Now, what should happen if the onus is actually on the software company (and not the subscriber) to offer service during this annual period? Apparently, the company might be bound to do so in return for the revenue that it recognizes monthly from the here-and-now of the subscriber’s very appearance, at least for some notional portion of what the service doesn’t actually provide.

Practical Application of the Matching Principle

The matching principle allows a company to record the expenses necessary to produce goods in the same period of time as the associated revenue from selling the goods. For a company that manufactures products to order, like a custom guitar shop, this means recognizing all the costs and all the revenues in the same accounting period. The cost of making the electric guitar is “matched” with the sale of the custom electric guitar. The only time a cost isn’t recognized is when the finished good isn’t sold, in which case the cost becomes part of the “ending inventory” on the balance sheet.

Practical Application of the Historical Cost Principle

The Historical Cost Principle comes into play when, for instance, a real estate investment company buys a commercial property for $1 million. That property is initially written up on the company’s balance sheet as an asset worth $1 million. Its value may rise or fall after the acquisition due to changes in the market or the appearance of new advantages or disadvantages in the local economy, but as long as the building’s value doesn’t need to be “impaired,” as accountants like to say, it stays on the papers at the same $1 million. And, as a rule, you’d think that if a building’s value went up, the company would be smart to write that up, too, wouldn’t you? But that’s not the way accountants-online-dating works. They have a date with the valuation of assets at the asset’s acquisition cost, and the date usually stops there. For the benefit of providing a more reliable foundation to the company’s stakeholders, the appearance of management’s choice to use the HCP does give a choice to use the reliable figures they are recording unless the appearance of what is now known as asset impairment comes into play.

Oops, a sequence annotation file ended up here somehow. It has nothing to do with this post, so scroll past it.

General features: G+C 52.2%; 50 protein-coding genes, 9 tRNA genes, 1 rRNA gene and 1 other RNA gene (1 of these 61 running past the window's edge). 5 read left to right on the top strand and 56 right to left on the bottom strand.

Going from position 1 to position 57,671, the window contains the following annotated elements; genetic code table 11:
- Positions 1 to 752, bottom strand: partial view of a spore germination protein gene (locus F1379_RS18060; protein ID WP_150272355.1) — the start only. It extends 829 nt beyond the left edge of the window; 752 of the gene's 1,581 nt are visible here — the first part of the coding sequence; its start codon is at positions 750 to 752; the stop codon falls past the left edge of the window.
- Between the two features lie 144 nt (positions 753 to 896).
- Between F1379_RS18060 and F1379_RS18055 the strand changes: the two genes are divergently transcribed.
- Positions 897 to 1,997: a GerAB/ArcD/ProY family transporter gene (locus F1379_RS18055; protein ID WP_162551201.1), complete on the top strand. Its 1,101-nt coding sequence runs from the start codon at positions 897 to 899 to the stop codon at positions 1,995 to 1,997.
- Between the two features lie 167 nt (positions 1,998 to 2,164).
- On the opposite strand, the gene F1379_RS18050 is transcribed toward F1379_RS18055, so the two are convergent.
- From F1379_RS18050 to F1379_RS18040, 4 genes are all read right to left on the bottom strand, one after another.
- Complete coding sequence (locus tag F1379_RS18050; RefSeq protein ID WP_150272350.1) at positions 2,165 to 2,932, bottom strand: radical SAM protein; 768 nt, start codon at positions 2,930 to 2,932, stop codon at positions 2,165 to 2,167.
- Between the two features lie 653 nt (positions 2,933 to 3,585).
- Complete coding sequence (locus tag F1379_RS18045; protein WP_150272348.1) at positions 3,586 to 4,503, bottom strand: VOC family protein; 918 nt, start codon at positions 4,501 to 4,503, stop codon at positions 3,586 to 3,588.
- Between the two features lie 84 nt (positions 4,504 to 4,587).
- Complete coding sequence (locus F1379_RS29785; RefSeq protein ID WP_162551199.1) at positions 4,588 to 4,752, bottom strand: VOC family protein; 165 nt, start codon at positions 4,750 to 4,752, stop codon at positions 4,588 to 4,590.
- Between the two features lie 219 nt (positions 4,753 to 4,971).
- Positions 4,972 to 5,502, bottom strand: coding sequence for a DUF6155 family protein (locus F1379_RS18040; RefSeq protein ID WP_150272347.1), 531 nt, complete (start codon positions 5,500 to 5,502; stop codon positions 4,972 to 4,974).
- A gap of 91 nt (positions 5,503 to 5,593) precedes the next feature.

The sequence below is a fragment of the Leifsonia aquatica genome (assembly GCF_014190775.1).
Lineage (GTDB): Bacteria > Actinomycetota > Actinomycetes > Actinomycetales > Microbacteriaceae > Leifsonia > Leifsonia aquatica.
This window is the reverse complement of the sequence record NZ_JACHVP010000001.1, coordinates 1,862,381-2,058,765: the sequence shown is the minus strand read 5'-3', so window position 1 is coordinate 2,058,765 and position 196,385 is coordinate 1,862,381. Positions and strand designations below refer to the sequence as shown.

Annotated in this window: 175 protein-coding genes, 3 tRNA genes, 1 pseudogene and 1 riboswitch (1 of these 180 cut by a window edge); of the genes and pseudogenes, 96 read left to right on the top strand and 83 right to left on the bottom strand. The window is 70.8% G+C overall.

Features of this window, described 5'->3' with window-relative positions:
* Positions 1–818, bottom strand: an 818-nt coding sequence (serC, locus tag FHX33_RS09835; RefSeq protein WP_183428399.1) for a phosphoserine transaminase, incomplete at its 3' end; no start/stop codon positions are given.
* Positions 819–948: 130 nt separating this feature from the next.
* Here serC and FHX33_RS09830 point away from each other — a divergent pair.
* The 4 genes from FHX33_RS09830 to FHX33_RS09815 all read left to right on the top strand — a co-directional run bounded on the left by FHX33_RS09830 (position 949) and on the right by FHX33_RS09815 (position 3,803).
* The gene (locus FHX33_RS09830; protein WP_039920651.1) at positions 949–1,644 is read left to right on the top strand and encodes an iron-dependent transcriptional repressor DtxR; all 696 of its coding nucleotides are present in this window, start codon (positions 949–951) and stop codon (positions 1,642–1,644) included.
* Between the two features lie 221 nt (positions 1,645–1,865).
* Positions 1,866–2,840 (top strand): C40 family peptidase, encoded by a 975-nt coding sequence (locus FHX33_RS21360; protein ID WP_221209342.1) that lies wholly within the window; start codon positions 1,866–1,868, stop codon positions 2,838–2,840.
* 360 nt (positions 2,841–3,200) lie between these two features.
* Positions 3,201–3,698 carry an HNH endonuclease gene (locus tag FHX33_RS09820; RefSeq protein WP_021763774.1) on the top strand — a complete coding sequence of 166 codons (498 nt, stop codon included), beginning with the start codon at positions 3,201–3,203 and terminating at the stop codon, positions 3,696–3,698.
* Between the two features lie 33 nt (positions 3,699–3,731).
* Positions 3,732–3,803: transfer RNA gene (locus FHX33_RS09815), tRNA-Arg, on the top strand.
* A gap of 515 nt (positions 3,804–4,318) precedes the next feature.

Additional Vital Accounting Rules

There are other vital accounting rules besides GAAP. To function properly, any accounting “language” also needs a set of agreed-upon definitions for common terms and documents. For example, financial statements must have a standard format that can be followed to compare one firm’s financial status with another’s. Similarly, when the word “asset” is used, everyone must be very clear about what is and what is not an asset. Imprecision or loose interpretations can wreak havoc. Accounting is like a game of “Monopoly” — you have to know the rules to play. But unlike the board game, in the real world of accounting, not knowing the rules, or choosing to ignore them, can have very serious consequences.